A few days later, a police inspector informs Margaret that Leonards died as a result of his fall, and that she is rumored to have witnessed the scuffle. Margaret says she was not there, but is ashamed to have lied out of fear for Frederick’s safety. Thornton, who’s a town magistrate, hears about the case and decides to stop the inquest in order to keep Margaret from public shame. Margaret feels disgraced by Thornton’s knowledge of her lie.
The Hales soon learn that Boucher has committed suicide. Later, Higgins tells them he feels responsible for driving Boucher to despair; he wants to take care of the orphaned children, but he’s still unemployed. Margaret suggests that he approach Thornton. Thornton rebuffs Higgins at first, but after finding out Higgins is sincere, he comes in person to apologize and invite Higgins to work for him. They slowly gain respect for one another and exchange ideas.
When Mr. Hale goes to visit his friend Mr. Bell in Oxford, Margaret finally has the leisure to grieve and rest from her incessant caring for others. While they are apart, Mr. Hale dies suddenly. A heartbroken Margaret bids goodbye to her Milton friends and returns to London to live with her relatives. Margaret quickly finds London life even more superficial than before.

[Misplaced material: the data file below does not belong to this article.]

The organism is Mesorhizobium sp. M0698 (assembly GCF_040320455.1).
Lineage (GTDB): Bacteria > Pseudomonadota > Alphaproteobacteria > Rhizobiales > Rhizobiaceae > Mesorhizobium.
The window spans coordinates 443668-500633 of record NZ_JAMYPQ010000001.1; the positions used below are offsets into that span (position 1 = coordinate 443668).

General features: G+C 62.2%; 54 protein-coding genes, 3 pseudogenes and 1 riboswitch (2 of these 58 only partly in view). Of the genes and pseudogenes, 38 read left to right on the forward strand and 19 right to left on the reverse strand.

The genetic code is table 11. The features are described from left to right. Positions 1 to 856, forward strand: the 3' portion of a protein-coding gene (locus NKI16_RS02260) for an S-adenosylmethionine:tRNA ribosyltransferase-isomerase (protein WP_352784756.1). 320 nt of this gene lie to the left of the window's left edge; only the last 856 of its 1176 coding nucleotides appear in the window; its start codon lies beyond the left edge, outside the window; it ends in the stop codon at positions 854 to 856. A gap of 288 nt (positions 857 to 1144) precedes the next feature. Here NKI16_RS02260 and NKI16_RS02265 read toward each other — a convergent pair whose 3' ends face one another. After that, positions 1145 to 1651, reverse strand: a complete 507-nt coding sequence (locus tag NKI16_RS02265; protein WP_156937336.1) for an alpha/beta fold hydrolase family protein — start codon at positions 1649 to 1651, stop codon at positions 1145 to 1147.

With Mr. Bell, Margaret visits Helstone for the first time since she left it two years ago. Margaret is grieved by how much is different there—landscape, people, and parsonage—but soon reconciles herself to the truth that everything changes, including herself. Mr. Bell then dies of a stroke, and Margaret inherits his substantial fortune. She decides she must “take her life into her own hands” and begins planning to use her money to help others.
Back in Milton, Thornton’s mill is failing, due to aftereffects of the strike and his own overambition. He refuses to engage in risky speculations and ensures that everyone he owes is paid. In the meantime, Higgins mentions Margaret’s brother, and Thornton finally understands what he saw at the train station. Some time later, Margaret and Thornton are reunited at a dinner in London. Margaret hears about Thornton’s failure, as well as his newfound ambition to engage with workers “beyond the mere cash-nexus,” by involving them closely in both the planning and execution of his ideas. He hopes this acquaintance will lessen the bitterness of any future strikes. When Margaret hears Thornton’s new outlook, she draws up a business proposal whereby some of her money can be used to save Marlborough Mills. She and Thornton acknowledge their love for one another and are united at last. (Source: Litcharts)